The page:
Text mining for identification of biological entities related to antibiotic resistant organisms

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Bioinformatics and Genomics


Antibiotics are the most successful drugs of the last 100 years, responsible for saving countless lives and enabling modern medical procedures that would otherwise be unthinkable. However, all antibiotics derived from secondary or fully synthetic microbial metabolism products are subject to resistance (Wright, 2011).

Antimicrobial resistance (AMR) has been increasingly recognized as an important public health problem worldwide, considering that infections caused by multidrug-resistant organisms (MDR) result in a significant increase in mortality and cause a tremendous economic burden (Tran, Munita & Arias, 2015). In addition to the costs of rising hospital admission rates, it is estimated that by 2,050 there will be an economic loss of $100 trillion in global antibiotic production (Review on Antimicrobial Resistance, 2016).

In recent years, the scientific community has intensified efforts to combat this problem by making available a wide range of public databases specific to AMR, such as: National Database of Antibiotic Resistant Organisms (NDARO) (Annual Reports for NLM Program and Services, 2016), Comprehensive Antibiotic Resistance Database (CARD) (Alcock et al., 2020), Resfinder (Zankari et al., 2012), ResfinderFG (Munk et al., 2018), Resfams (Gibson, Forsberg & Dantas, 2015), Antibiotic Resistance Genes Database (ARDB) (Liu & Pop, 2009), MEGARes (Lakin et al., 2017), Antibiotic Resistance Gene Annotation (ARG-ANNOT) (Gupta et al., 2014), Mustard (Ruppe et al., 2019), Functional Antibiotic Resistance Metagenomic Element (FARME database) (Wallace et al., 2017), SARG (v2) (Yin et al., 2018), Lahey list of β-lactamases (Bush & Jacoby, 2010), β-Lactamase Database (BLDB) (Naas et al., 2017), Lactamase Engineering Database (LacED) (Thai, Bos & Pleiss, 2009; Thai & Pleiss, 2010), Comprehensive β-Lactamase Molecular Annotation Resource (CBMAR) (Srivastava et al., 2014), among others, which are frequently used as reference databases, with gene sequences related to antimicrobial resistance and metadata that enrich the characterization of sequences. Due to the increase in the volume of literature related to biological and health sciences, the curation process has become challenging for researchers and biocurators who use these databases as a source of research, mainly due to the time required to locate relevant information about biological entities related to antibiotic-resistant organisms. Even queries in specialized databases in biomedical literature such as PubMed (scientific and medical abstracts/citations), PubMed Central (full-text journal articles), NLM Catalog (index of NLM collections), Books (books and reports), and MeSH (ontology used for PubMed indexing) (Sayers et al., 2019), tends to make document selection difficult due to a large amount of retrieved items.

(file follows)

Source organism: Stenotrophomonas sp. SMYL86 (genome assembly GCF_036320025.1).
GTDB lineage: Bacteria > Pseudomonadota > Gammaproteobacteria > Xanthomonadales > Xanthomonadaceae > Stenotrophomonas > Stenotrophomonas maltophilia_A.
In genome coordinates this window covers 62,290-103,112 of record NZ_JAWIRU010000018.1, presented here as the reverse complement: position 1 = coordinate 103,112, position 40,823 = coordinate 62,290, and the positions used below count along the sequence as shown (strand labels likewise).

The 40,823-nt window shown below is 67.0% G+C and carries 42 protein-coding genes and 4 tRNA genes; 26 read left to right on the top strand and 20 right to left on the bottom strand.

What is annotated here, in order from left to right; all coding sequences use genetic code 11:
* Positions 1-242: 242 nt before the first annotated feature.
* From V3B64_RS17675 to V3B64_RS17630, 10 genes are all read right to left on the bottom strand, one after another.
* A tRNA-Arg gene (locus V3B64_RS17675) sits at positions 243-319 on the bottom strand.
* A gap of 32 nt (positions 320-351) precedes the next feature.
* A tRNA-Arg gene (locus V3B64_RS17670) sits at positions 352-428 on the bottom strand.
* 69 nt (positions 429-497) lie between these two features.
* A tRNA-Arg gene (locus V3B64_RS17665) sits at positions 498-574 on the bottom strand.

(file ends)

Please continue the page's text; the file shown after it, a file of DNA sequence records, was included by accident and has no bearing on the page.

In this context, the adoption of text mining (TM) techniques are viable alternatives (Wei, Kao & Lu, 2013), as they can help in different stages of the standard biocuration workflow. According to (Hirschman et al., 2012), the steps are:

  • Selection: search for articles relevant to the curation.

  • Identification and standardization of bioentities: detection of mentions of bioentities relevant to the curatorship; for example, genes, proteins, or small molecules, linked to unique identifiers from databases such as UniProt, EntrezGene, or ChEBI.

  • Detection of annotation events: identification and encoding of events, such as descriptions of protein-protein interactions, characterizations of gene products in terms of cellular location, molecular function, involvement in the biological process and phenotypic effect.

  • Evidence qualifier association: association of experimental evidence that supports the annotation event performed due to biocuration efforts.

  • Completion and verification of the database record.